With the caveat that early architectural renderings rarely if ever give us a great sense of what the final product will actually look like and feel like — and with the caveat that the vagueness of early renderings often gives the place an overly-idealized version of the final product — the Atlanta Journal Constitution gives us early architectural renderings of the new Braves park:
More pics here.
Kudos for what appears to be greater shade/sun-protection measures in those big panels up top. Demerits for what appears to be four or five distinct decks. The Braves are saying the park will hold only 41,500 people which is not crazy, but it does seem a tad overbuilt. If the idea is to have fewer rows in each section, OK, but in the post-pillar age, every row up means going back a little bit, so I wonder how groundbreaking this really is. I guess we won’t know until we can sit in the actual seats up high.
My bigger observation is that t just looks kinda generic. Is there new room for something — anything — that looks architecturally inspired as opposed to merely functional? The Braves are owned by a big corporation and these renderings look like the profit of a bunch of meetings in which everyone fought hard not to offend anyone else. Nothing is going to please everyone, but something bold would be neat. Not that Braves have ever gone for anything particularly bold.
Obviously things could change, but this is sorta underwhelming, even if it’ll almost certainly be a fine place to watch a ballgame.
Kyle Schwarber made a quicker-than-expected recovery from ACL surgery and then, after an Arizona Fall League rehab assignment, was shuttled up to Cleveland for the World Series. But that’s not all he has done.
Schwarber is now the latest ever Best Shape of His Life All-Star. Or so says Kris Bryant, talking to Patrick Mooney of CSNChicago.com:
“We’ve seen first-hand the work that he’s putting in and how hard he’s been going . . . Honestly, I saw him out — maybe a couple weeks after his surgery — and he’s moving around, walking. And I’m like: ‘Dang, this guy’s not human. How? I saw your leg bend in half, and you’re walking around. This is unbelievable . . .(It’s) watching him dripping with sweat every single day. Every single day, this guy is drenched. I feel like he’s in the best shape of his life (now). There was no doubt in my mind that he could do it. It was just a matter of if they let him.”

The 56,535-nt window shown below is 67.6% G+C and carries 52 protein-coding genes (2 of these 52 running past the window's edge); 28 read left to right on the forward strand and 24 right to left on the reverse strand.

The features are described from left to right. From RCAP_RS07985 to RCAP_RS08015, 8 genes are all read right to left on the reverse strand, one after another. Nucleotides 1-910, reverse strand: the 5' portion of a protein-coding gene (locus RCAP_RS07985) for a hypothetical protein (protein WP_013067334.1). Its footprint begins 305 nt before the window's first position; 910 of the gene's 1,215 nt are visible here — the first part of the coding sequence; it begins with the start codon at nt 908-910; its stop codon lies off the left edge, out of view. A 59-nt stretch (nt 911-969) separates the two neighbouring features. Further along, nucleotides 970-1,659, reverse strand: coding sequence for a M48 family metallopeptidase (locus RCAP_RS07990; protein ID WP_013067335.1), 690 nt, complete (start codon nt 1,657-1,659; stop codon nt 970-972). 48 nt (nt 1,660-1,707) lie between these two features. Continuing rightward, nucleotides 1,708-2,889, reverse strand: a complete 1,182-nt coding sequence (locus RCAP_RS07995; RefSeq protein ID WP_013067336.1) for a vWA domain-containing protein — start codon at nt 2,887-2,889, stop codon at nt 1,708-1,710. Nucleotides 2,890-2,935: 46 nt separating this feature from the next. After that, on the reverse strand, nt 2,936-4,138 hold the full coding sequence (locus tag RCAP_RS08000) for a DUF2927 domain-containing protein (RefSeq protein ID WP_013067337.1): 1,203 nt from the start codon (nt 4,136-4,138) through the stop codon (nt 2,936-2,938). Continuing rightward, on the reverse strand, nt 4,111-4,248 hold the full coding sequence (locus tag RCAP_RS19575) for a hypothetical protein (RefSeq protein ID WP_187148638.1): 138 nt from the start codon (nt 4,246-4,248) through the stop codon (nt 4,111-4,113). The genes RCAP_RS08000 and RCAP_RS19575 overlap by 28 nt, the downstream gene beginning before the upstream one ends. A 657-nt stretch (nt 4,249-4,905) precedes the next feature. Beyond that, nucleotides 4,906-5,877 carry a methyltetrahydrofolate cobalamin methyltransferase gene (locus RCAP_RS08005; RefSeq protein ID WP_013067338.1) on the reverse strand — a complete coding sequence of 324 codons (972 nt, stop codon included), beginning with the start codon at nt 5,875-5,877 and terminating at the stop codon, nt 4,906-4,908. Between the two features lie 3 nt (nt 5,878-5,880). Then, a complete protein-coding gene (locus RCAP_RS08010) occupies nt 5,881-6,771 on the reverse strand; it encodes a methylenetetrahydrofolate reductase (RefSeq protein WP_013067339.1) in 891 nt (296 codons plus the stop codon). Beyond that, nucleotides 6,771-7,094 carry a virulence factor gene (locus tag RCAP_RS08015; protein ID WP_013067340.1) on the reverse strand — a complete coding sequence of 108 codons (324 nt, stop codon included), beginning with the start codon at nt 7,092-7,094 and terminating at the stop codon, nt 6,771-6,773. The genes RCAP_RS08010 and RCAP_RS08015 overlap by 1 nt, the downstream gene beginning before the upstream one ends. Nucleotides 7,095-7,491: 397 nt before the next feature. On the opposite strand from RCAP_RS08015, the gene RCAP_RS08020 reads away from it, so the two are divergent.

May as well just forfeit now, Indians. No way you can deal with an October BSOHL guy.
When Mike Hazen left the Red Sox to go run the Diamondbacks, the Red Sox set out to look for a new general manager to replace him. Now, according to Pete Abraham, they may not replace him after all. Instead, president Dave Dombrowski may just leave the seat vacant and run the Sox all by himself.
Which, to be clear, is something Dombrowski is more than capable of doing, as he has been a general manager for decades now. A lot of this stuff is a function of job title-inflation, with guys in Dombrowski’s position being given elevated titles despite the fact that they are, more or less, still running the baseball operations department like they did when they were merely general managers. GM, meanwhile, has become a less authoritative position in many organizations, making it a somewhat less visible and perhaps less desirable job than it used to be.
Not that it’s totally about optics. The job of running a ball club is a lot more complicated than it used to be, and having one guy who can run big picture stuff and close deals like Dombrowski with another one being in charge of the more day-to-day tasks of the top baseball executive may be ideal. It also may help reign in some of the excesses of the top guy. Dombrowski, after all, may have been a master of a the big deal while running the Tigers, but in a lot of ways the win-now philosophy cost the club a lot of money and a lot of lower level talent. Another voice with a decent degree of power may be useful in that mix. As may a clear line of succession should Dombrowski decide to move on in a year or two.